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An Examination of University Supervision in a Physical Education Teacher Education Program

Steven Wright, Michelle Grenier, and Kathy Channell

The purpose of this descriptive study was to analyze university supervision from the perspective of student teachers (STs), and to examine postlesson conference discourse between STs and university supervisors (USs) to determine if STs perspectives on supervisory models aligned with what actually occurred. Determining STs expectations and desires regarding supervisory model preferences and then providing a forum for STs to comment on the actual university supervision that they experienced fills a void in the literature, as student voice pertaining to this area of university supervision is missing. Data were collected via ST opportunities to answer written questions before and after their capstone experience. A total of 80 postobservation conferences were audio-recorded, transcribed and inductively analyzed to determine conference discourse. Results determined that the 28 STs overwhelmingly (96%) expressed a preference for a collaborative supervision approach, which ultimately they declared they experienced. Word counts revealed that for all postobservation conferences, STs (58%) spoke more often than USs (42%), which suggests that a collaborative model of supervision did actually occur. Analysis of idea units demonstrated that USs asked a lot of questions (31% of all their idea units) and a majority of them (73%) were categorized as higher order—such as reflective or evaluative questions versus lower order questions such as informational questions. This led to a great deal of ST reflection on their lessons during the postobservation conferences.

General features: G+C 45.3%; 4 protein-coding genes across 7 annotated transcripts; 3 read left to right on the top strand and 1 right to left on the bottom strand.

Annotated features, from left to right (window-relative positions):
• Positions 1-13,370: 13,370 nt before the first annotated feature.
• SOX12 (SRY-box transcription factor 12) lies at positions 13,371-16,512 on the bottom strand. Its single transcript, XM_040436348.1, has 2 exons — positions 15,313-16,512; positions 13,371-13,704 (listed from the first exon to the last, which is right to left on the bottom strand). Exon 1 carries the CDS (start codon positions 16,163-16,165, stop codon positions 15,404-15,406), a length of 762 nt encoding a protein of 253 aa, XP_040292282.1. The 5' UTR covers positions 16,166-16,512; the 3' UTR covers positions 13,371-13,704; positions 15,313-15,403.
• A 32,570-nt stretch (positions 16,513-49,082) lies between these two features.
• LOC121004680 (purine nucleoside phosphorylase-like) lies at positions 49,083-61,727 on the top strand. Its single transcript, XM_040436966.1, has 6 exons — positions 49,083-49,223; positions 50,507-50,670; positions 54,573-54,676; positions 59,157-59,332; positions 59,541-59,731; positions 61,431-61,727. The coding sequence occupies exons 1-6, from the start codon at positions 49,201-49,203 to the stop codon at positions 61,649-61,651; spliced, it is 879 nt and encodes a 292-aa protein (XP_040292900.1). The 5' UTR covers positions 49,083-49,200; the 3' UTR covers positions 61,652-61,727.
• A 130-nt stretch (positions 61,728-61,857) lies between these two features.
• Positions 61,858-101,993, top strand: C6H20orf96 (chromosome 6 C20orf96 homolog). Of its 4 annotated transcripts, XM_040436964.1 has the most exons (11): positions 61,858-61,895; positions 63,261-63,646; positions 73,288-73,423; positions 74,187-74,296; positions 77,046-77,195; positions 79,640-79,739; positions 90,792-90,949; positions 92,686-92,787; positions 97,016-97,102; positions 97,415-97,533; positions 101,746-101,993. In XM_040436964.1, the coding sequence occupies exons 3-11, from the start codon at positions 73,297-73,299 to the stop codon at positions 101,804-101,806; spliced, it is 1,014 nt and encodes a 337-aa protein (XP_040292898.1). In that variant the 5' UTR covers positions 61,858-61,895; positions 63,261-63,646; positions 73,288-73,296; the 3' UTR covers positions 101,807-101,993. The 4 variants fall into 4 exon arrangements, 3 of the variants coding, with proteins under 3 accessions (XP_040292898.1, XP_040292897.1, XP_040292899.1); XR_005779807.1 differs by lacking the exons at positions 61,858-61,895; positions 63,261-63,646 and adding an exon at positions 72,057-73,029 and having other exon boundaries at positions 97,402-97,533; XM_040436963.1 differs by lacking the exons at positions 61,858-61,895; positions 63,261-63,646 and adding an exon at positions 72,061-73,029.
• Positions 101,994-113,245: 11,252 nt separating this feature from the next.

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Assessing Student Perceptions to Enhance Undergraduate Research in Kinesiology

Isabel Valdez and Ting Liu

, service learning, community-based learning, internships, and capstone courses or projects ( Kuh, 2008 ). The benefits of engaging students in high-impact, undergraduate research-enhancing academic programs have been well explored in the literature. As a partial fulfillment of some of the recommendations

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Curriculum Representation in Programs Accredited by COSMA

Jennifer VanSickle, Katharine A. Burakowski, and Emily Dane-Staples

and capstones ( COSMA, 2010 ). During the 2015–2016 academic year, the CPC areas were revisited in consideration of the evolution of the sport industry over time. While some CPC areas were reframed and repositioned, many areas remained (e.g., management concepts, sport operations, legal issues, ethics

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Internships in Kinesiology: Reconsidering Best Practices

Mark Urtel, Sara F. Michaliszyn, and Craig Stiemsma

internship. For this reason, placing the internship toward the end of the curriculum tends to be a common practice. In fact, for both IUPUI and Youngstown State University, the internship is a true capstone course taken at the end of a student’s plan of study with only limited course work not completed

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Improving Experiential Learning in Sport Management Through Work-Integrated Learning

Susan B. Foster and David A. Pierce

academic coursework is plagued with operational challenges such as course sequencing and scaffolding, ensuring instructors align course content to student learning outcomes, and coordinating field experiences for students across the spectrum of volunteer, practicum, internship, and capstone experiences